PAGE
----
Gunshot Wounds Just as Deadly as Always, Despite Data Claims to the Contrary

Gunshot survivor Angel Santiago looks over at fellow victim Patience Carter, as she recounts her story at a news conference at Florida Hospital Orlando on the shooting at the Pulse nightclub in Orlando, Florida, on June 14, 2016. Jim Young/Reuters

The survival rate of U.S. gunshot victims hasn't necessarily improved remarkably with advances in trauma care, despite findings from recent studies and media reports, according to new research from Duke University and the University of California, Davis. Scholars published new findings this week that challenge the claim that gunshot victims' survival rate has greatly improved.

Related: More Republicans support stricter gun laws now than in June 2016

In recent years, researchers of various studies have credited the increase in survival rate to advances in emergency treatment and medical care of critically injured patients. But on close analysis, the scholars in this new study—which was published Thursday in the American Journal of Public Health— found problems in the way data has been collected and analyzed.

The researchers looked at statistics from 2003 to 2012 from the National Electronic Injury Surveillance System (NEISS)-All Injury Program and NEISS Firearms Injury Surveillance Study. The data comes from a sample of about 90 hospitals with six or more beds that provide 24-hour emergency care. They then deduced it to produce an annual estimate of the number of gun assault injuries.

They found that a gun injury from an assault was just as likely to be fatal in 2012 as it was in 2003, and that more people were not, in fact, surviving gunshot wounds. They identified two main problems: During the 10-year period, some of the hospitals that withdrew from the NEISS survey were replaced by hospitals that "implausibly reported orders of magnitude more gunshot cases," the authors wrote. This led to researchers no longer examining the same data from year to year.

The authors of the new study also found that the hospitals appeared to record the cases more specifically over time, as they noticed an increase in gun assaults being correctly classified.

"As a result, it created an illusion that there were many more nonfatal gunshot cases than before," said Philip Cook, a professor at the Sanford School of Public Policy and lead author of the study.

Previous analyses had interpreted the NEISS data to mean nonfatal assaults had increased 49 percent from 2003 to 2012 while the gun homicide count stayed steady, the authors wrote. This suggested many fewer gunshot victims were dying and led to a presumed drop in the fatality rate from 25 percent to 18 percent.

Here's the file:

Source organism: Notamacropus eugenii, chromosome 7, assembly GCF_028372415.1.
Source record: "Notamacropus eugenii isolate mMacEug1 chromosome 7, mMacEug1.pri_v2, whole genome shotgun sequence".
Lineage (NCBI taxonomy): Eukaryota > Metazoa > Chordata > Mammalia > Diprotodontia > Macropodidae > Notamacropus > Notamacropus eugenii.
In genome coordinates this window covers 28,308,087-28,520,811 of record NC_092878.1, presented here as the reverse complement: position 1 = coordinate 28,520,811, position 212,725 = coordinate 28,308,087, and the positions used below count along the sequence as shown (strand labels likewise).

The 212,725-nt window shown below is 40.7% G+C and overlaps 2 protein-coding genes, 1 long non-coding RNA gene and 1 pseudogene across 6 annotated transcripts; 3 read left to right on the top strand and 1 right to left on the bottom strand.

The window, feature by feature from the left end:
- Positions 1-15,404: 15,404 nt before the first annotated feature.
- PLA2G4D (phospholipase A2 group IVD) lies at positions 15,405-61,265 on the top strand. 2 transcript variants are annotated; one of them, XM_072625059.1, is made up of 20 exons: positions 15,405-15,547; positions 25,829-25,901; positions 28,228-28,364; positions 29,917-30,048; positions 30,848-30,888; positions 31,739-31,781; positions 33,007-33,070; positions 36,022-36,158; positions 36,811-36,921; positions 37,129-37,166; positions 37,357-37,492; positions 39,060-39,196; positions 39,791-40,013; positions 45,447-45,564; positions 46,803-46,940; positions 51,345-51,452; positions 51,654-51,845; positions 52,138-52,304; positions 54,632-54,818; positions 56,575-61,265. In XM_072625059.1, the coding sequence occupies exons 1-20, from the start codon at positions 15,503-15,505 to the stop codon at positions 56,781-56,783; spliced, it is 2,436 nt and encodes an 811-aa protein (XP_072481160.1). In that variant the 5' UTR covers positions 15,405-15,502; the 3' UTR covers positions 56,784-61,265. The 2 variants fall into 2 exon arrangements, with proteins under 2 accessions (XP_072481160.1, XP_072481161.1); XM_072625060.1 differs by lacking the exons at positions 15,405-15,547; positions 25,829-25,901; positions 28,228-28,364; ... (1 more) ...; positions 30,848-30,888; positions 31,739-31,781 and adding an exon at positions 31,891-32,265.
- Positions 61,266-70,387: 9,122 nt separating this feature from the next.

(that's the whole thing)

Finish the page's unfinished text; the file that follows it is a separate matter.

"Our analysis shows that neither the estimate of nonfatal shootings nor the fatality rate changed much in the decade after 2003," Cook said.

After adjusting for the data reporting problems, the purported increase in nonfatal gun assaults disappeared. The adjusted estimate of nonfatal cases was 41,874 in 2003 and 41,996 in 2012, while homicides numbered 11,920 in 2003 and 11,622 in 2012. The fatality rate held steady at 22 percent.

Mass shootings throughout the United States in recent years have reignited the public health debate about measures to decrease gun violence. But there's not a single system that records the information at the hospitals. Still, shootings are now the third leading cause of death, according to a study published Monday in the journal Pediatrics.

Data from the U.S. Centers for Disease Control and Prevention demonstrate that although gun-related homicide rates were stable between 2002 and 2011, rates of violent gunshot injuries increased. A study published in the January 2014 issue of the Journal of General Internal Medicine found that the seemingly paradoxical trends may reflect the declining lethality of gunshot injuries brought about by surgical advances in the care of the patient with penetrating trauma. Researchers from that study concluded that focusing on gun-related homicide rates as a summary statistic of gun violence, rather than on the total violent gunshot injuries, can misrepresent the rising epidemic of gun violence in the U.S.

In 2014, a study published in the Journal of the American College of Surgeons set out to determine outcomes in patients with gunshot wounds to the brain, and found that those are the most lethal of all firearm injuries, with reported survival rates of 10 percent to 15 percent. With 132 patients with gunshot wounds to the brain, the researchers found that the survival rates increased incrementally every year, from 10 percent in 2008 to 46 percent in 2011, with the adoption of aggressive management, or resuscitation.

It remains to be seen what will happen on gun laws at the federal level under the GOP-controlled Congress and the new administration. President Donald Trump has made it known that he supports weakening gun restrictions, and already has taken steps to do so. A new Morning Consult/ Politico poll this week showed that Democrats and Republicans, who often land on the opposite sides of the gun debate, could almost equally agree that the chances are slim of Congress passing stricter firearms laws in the next year or more.